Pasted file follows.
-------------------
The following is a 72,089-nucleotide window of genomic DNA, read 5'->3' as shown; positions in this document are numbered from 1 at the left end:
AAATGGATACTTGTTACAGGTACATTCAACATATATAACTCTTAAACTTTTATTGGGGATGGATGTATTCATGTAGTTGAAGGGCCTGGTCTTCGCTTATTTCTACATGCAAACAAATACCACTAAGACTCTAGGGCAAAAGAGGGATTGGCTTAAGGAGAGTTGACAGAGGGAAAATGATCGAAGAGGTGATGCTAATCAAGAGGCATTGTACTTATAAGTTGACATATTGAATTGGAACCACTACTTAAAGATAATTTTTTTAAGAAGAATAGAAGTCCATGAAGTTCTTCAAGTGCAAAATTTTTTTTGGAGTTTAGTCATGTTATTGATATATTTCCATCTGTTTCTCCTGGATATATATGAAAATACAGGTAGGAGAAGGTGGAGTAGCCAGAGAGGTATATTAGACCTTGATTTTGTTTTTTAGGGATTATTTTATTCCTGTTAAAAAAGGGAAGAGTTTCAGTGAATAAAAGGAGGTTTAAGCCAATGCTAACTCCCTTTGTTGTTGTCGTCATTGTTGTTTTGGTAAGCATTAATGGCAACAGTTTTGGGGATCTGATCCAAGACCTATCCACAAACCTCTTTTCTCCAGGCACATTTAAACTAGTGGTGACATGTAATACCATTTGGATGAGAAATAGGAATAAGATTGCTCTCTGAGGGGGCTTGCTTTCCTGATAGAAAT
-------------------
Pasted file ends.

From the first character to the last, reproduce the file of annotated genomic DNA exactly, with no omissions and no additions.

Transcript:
The following is a 72,089-nucleotide window of genomic DNA, read 5'->3' as shown; positions in this document are numbered from 1 at the left end:
AAATGGATACTTGTTACAGGTACATTCAACATATATAACTCTTAAACTTTTATTGGGGATGGATGTATTCATGTAGTTGAAGGGCCTGGTCTTCGCTTATTTCTACATGCAAACAAATACCACTAAGACTCTAGGGCAAAAGAGGGATTGGCTTAAGGAGAGTTGACAGAGGGAAAATGATCGAAGAGGTGATGCTAATCAAGAGGCATTGTACTTATAAGTTGACATATTGAATTGGAACCACTACTTAAAGATAATTTTTTTAAGAAGAATAGAAGTCCATGAAGTTCTTCAAGTGCAAAATTTTTTTTGGAGTTTAGTCATGTTATTGATATATTTCCATCTGTTTCTCCTGGATATATATGAAAATACAGGTAGGAGAAGGTGGAGTAGCCAGAGAGGTATATTAGACCTTGATTTTGTTTTTTAGGGATTATTTTATTCCTGTTAAAAAAGGGAAGAGTTTCAGTGAATAAAAGGAGGTTTAAGCCAATGCTAACTCCCTTTGTTGTTGTCGTCATTGTTGTTTTGGTAAGCATTAATGGCAACAGTTTTGGGGATCTGATCCAAGACCTATCCACAAACCTCTTTTCTCCAGGCACATTTAAACTAGTGGTGACATGTAATACCATTTGGATGAGAAATAGGAATAAGATTGCTCTCTGAGGGGGCTTGCTTTCCTGATAGAAAT